If someone had told me that in five years time I would be liking, tweeting, pinning, digging, tagging, chiming, stumbling, and tumbling, I would have thought they were on drugs, or that in five years time I might be on drugs, because of all the weird things I will be doing. Terms that might have sounded odd years ago are now part of the lexicon and more and more people are coming round to the idea of social media in both their personal life and their business life.
Internet dinner parties
To use the age old metaphor, if the Internet is a bustling city full of information then social networks are clubs, bars and dinner parties being hosting within the city. Twitter could be seen as the girls chatting in the bathroom whilst social bookmarking sites would be the ‘specials of the day’. The idea of a dinner party is a great way of thinking about how to use and behave of the different social media channels.
For example, would you arrive at a dinner party shouting out your company name wearing nothing but company branded clothes and speak to people purely about your company and its products. If you did you might find yourself very unpopular with the other members. Social media are the tools and channels to do social networking and like in the real world, networking is all about making friends or contacts that in some cases turn into profitable business relationships.
People buy off people
Many sales training courses will tell you that ‘people buy off people’ and social networking is a way to give your company a personally in these social spaces. Like being at a dinner party, members join in conversations and listen to what is being said, ask questions and generally be interested in the speaker. By interacting with useful and interesting comments people will ‘share’ your views with other people at the party and if interested will become friends, fans, followers etc.
When the conversation calls for it, by all means, mention your company, products and services but naturally as if you were speaking to real people (as believe it or not, there are real flesh and blood people on the other end). There are various ways to humanise your channels if you wanted to give potential fans, friends and followers. If you are the sole poster to all your social channels then why not add your name and details to the ‘about’ sections of network, in order to give users a glimpse of who is the voice behind the company.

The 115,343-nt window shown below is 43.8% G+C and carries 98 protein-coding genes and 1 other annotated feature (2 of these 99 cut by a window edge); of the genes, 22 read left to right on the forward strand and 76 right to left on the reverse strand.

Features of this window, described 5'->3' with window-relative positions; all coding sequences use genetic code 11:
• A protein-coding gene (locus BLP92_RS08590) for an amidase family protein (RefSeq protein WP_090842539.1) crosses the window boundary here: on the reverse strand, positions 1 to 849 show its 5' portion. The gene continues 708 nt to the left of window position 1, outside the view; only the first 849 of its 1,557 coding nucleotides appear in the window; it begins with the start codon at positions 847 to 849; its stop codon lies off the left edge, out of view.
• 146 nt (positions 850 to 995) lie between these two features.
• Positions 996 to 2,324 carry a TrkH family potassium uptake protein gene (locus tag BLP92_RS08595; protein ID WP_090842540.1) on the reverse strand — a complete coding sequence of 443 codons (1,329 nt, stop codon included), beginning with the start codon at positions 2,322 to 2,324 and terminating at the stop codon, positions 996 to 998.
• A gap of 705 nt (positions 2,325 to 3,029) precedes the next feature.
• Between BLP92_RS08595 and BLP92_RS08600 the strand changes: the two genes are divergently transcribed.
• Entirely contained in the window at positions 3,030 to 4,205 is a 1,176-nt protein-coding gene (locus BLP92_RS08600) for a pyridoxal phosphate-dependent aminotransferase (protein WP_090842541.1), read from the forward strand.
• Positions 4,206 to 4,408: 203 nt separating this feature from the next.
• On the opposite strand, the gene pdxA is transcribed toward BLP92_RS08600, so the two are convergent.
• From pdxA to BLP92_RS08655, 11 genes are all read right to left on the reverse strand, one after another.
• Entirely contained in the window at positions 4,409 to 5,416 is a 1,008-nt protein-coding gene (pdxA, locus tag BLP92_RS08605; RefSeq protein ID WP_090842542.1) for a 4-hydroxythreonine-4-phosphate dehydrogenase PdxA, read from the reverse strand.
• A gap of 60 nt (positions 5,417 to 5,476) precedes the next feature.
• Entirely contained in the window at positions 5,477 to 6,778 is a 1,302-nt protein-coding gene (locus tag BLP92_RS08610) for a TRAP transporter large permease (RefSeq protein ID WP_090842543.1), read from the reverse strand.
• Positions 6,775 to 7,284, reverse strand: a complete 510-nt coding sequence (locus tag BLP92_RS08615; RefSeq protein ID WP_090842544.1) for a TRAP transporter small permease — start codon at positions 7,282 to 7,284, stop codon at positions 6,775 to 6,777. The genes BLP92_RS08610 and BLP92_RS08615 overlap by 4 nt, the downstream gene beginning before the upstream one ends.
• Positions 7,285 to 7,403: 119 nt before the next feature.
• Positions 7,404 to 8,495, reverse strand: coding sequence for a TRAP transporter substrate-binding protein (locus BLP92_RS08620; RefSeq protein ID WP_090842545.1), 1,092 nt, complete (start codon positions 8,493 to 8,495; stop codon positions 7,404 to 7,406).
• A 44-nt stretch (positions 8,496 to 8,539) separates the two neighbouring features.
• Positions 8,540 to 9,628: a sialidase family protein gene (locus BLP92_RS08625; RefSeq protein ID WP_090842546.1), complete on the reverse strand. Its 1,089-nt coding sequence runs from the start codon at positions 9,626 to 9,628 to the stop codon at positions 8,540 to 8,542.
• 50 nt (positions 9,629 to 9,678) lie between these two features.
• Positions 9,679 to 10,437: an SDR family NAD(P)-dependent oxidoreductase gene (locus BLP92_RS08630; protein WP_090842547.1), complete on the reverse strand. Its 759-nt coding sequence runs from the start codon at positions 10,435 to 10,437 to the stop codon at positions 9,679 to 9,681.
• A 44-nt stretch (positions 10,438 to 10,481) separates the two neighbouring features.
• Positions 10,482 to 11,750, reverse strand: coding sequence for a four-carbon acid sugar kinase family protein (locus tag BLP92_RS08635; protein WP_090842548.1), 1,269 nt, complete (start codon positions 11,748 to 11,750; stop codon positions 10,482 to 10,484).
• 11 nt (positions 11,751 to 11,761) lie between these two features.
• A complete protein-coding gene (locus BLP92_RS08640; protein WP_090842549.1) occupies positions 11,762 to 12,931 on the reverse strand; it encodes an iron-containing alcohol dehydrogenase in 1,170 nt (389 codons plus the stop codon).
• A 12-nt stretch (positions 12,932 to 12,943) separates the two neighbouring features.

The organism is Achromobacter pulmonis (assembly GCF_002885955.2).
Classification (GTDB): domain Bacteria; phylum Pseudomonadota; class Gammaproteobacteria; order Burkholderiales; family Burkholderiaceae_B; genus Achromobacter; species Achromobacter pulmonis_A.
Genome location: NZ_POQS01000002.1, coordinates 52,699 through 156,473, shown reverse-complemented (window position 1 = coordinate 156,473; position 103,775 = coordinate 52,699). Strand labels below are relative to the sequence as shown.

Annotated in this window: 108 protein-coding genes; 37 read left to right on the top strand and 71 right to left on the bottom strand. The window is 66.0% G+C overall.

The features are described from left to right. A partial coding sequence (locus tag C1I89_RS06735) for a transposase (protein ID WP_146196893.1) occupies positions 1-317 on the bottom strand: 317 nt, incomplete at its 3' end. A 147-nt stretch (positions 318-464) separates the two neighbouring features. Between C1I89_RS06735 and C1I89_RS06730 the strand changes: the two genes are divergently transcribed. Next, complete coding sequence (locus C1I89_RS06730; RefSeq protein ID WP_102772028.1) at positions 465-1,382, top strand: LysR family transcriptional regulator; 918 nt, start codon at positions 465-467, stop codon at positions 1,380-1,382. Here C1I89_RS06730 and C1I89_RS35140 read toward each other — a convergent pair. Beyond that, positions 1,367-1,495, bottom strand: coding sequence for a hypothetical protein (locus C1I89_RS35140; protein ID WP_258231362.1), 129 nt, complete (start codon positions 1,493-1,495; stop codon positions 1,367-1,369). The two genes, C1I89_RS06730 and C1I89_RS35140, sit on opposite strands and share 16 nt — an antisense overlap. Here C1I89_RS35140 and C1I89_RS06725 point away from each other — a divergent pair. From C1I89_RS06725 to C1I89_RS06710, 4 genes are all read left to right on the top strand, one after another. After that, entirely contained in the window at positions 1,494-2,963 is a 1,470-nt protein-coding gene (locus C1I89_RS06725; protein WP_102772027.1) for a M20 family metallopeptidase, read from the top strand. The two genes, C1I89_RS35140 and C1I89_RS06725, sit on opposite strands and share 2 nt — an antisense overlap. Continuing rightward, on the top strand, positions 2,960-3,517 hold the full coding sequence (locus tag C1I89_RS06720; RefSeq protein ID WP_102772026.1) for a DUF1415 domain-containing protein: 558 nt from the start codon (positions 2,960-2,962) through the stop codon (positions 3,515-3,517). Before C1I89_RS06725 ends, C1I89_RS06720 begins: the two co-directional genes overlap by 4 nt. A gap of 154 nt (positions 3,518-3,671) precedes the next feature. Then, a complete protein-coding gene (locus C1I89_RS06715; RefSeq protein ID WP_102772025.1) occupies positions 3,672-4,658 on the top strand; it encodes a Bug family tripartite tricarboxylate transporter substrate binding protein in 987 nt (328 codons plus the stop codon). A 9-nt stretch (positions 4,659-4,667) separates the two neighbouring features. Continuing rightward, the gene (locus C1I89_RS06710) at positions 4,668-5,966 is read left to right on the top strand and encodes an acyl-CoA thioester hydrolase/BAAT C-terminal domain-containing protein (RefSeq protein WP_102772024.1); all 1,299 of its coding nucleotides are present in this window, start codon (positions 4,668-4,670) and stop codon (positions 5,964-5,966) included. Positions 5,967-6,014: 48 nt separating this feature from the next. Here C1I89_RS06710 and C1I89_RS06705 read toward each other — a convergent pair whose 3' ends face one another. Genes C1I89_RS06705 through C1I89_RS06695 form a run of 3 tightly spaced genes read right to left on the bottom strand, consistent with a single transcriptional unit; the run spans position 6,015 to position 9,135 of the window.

A good idea when combining multiple employees under one company banner is to tag your posts with a name such as @designcomSteve or @DesigncomBabs (for twitter). You could also add your photo to the Twitter background and Facebook header along with the company logo in order to give the company a face.
The merging of the search and the social
Social media is not going away; in fact it is now merging with many other areas of business. Search engine optimization specialists use it as a channel to improve a brand’s popularity, create awareness, and build links. Some companies also use it as a support system to listen to customers and interact with them if they have any issues or complaints.
More recently, it has been announced that Google and Bing have integrated their search engines with a social element, in order to serve more personalized results. For example, if you search ‘restaurants in London’ you will be served normal results (based on SEO), results from friends and even results from others (foursquare or trip advisor reviews) changing the very nature of search engines. With Facebook’s user base now on 900 million, Google+ on 70 million, and even Tumblr on 50 million there is no sign that these networks will disappear anytime soon so companies might as well embrace these new channels.
For those businesses who say they don’t understand Twitter, think that Facebook is not for business and can’t see the point of Google+ then I say “in five years time you will be liking, tweeting, pinning, digging, tagging, chiming, stumbling, and tumbling”